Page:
7

I am a bit rusty on default parameters, and I am wondering how can I use a default value for a parameter if it goes before parameters without defaults?

In the example from Redux.js below, when will the default value {} for the state parameter be useful? (since you can't default the next parameter)?

const todo = (state = {}, action) => {
  switch (action.type) {
    //...

    case 'TOGGLE_TODO':
      if (state.id !== action.id) {
        return state
      }

      return Object.assign({}, state, {
        completed: !state.completed
      })

    default:
      return state
  }
}
  • 6
    It makes no sense. The default parameters must come last. For that reason in some compiled languages it's even denied. – zerkms Jun 12 '17 at 4:47
  • Why can't you "default the next parameter"? – RobG Jun 12 '17 at 4:57
  • @RobG I didn't come up with the example. I am just trying to understand a use case in Redux tutorial. – tinlyx Jun 12 '17 at 9:00
  • @zerkms see my answer below to understand the redux use case. – cquezel Mar 8 '18 at 17:27
  • @cquezel my comment was not about whether it technically is possible or not, but about the design perspective of doing so. – zerkms Mar 8 '18 at 19:02
8

The usage in question is specific to redux.js. The default value for the first parameter is generally useless in function calls because of the second parameter without default.

However, as said earlier in the same tutorial about Reducers:

Redux will call our reducer with an undefined state for the first time. This is our chance to return the initial state of our app:

function todoApp(state, action) {
  if (typeof state === 'undefined') {
    return initialState
  }
  //...
  return state
}

So the 1st parameter isn't really omitted here. Redux is supplying undefined as its value on initialization. It is only in this case, the tutorial used default arguments syntax as a shortcut:

function todoApp(state = initialState, action) {
  //...
  return state
}
2

The defaults are called when the parameter is undefined:

todo(undefined, { type: 'WHATEVER' });

To prevent the need for setting undefineds when calling the function, I prefer to destructure an object with defaults. Using an object make the order of the params irrelevant.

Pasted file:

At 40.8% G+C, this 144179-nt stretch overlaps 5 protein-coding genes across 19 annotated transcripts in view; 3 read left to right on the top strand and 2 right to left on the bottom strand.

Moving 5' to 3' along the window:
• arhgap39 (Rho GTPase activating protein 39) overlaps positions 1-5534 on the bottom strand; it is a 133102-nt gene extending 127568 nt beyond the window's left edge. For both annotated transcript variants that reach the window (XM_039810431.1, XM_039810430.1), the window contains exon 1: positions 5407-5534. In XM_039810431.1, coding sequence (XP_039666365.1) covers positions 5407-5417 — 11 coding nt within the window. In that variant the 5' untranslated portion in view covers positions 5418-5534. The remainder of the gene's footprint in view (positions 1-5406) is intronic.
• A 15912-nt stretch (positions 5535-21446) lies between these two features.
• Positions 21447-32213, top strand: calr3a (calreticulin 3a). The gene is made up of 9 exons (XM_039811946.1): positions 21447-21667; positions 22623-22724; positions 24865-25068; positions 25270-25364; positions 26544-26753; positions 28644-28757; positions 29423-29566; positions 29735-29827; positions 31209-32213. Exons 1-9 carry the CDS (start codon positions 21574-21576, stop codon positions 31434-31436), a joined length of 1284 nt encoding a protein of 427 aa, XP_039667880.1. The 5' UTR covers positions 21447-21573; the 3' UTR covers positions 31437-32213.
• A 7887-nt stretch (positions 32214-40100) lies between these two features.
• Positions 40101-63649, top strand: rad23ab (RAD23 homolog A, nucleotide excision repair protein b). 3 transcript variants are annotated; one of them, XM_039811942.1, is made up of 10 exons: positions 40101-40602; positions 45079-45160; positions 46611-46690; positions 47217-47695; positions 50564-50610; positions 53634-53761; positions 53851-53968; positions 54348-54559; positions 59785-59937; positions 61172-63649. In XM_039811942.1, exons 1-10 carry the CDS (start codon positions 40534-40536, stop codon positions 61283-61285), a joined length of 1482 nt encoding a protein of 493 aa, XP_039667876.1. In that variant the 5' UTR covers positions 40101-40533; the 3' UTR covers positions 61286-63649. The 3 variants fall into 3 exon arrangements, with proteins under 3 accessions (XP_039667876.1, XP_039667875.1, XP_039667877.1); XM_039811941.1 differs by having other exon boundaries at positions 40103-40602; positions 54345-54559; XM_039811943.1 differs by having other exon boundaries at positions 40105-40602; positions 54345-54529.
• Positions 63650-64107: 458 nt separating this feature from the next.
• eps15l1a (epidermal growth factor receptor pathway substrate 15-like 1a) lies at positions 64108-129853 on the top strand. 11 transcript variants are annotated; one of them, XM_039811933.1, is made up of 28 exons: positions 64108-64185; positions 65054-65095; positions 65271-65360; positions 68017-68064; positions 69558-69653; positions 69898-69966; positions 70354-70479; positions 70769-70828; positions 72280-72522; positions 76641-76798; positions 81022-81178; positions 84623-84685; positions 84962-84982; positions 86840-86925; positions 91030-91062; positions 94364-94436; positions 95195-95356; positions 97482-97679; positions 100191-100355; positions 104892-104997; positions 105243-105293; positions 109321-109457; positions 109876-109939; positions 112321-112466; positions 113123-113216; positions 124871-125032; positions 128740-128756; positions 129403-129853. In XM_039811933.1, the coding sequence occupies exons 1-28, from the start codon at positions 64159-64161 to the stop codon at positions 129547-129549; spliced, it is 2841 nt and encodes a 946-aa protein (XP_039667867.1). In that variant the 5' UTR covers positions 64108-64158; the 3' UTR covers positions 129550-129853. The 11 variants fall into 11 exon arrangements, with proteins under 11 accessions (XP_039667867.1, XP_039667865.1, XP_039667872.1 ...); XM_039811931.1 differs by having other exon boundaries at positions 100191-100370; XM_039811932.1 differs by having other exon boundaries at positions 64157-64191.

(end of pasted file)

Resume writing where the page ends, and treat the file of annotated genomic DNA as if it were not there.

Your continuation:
todo({ state = {}, action } = {}) => {};
  • 1
    The second suggestion is even worse actually. – zerkms Jun 12 '17 at 4:54
  • 1
    @OriDrori "let's put everything in a large untyped object" is not a fix surely :-) If you have so many parameters you struggle to remember the order - your function has too many parameters. It's a signal that the function knows and does too much. – zerkms Jun 12 '17 at 4:59
  • 2
    @zerkms - javascript is untyped, and we use the tools we've got. Using flow or typescript, etc... you can type both the object, and the params. – Ori Drori Jun 12 '17 at 5:01
  • 3
    @zerkms - an object with meaningful property names is better than remembering the order, especially in an weakly typed system. In addition, when you want to add a 3rd param, it's even easier to do. In addition, in JS it's better than passing undefineds (used in this redux reducer). It's a very common pattern in react - for example prop types in react stateless components. – Ori Drori Jun 12 '17 at 5:36
  • 2
    @zerkms - a friend of mine described JS developers as suffering from the Stockholm Syndrome :) Sometimes I agree, sometimes not. In this case I find the name params better than the ordered ones. Anyhow, here is a good (JS) lecture about API design, that talks about Param's Traps, and this pattern that solves them. – Ori Drori Jun 12 '17 at 6:45
0

Default parameter has to come last i dont think there is a direct way to make them come before other parameters however you can use Arguments Object to achieve something like this.

e.g

function myFunction(){
  var firstParam , secondParam;
  if(arguments.length === 0){
     console.log("no input");
     return;
  }
  if(arguments.length === 1){
    secondParam =  arguments[0];
  }
  else{
    firstParam  =  arguments[0];
    secondParam =  arguments[1];
  }
   // you can write any logic above
   // also you can give params in function definition as well myFunction(firstParam , secondParam)
   // use params as you wish
  console.log(firstParam);
  console.log(secondParam);
}
0

I'm a newbe to javascript but if I am not mistaken, default parameters simply replace 'undefined' parameters.

if I have a function defined as:

function example(var1 = false, var2, var3 = false) ...

This means that the following calls are all legal :

example(true, someVar, true);
example(true, someVar); // calls  example(true, someVar, false)
example(undefined, someVar, true); // calls example(false, someVar, true)
example(undefined, someVar); // calls example(false, someVar, true)

The redux framework simply passed undefined explicitly.

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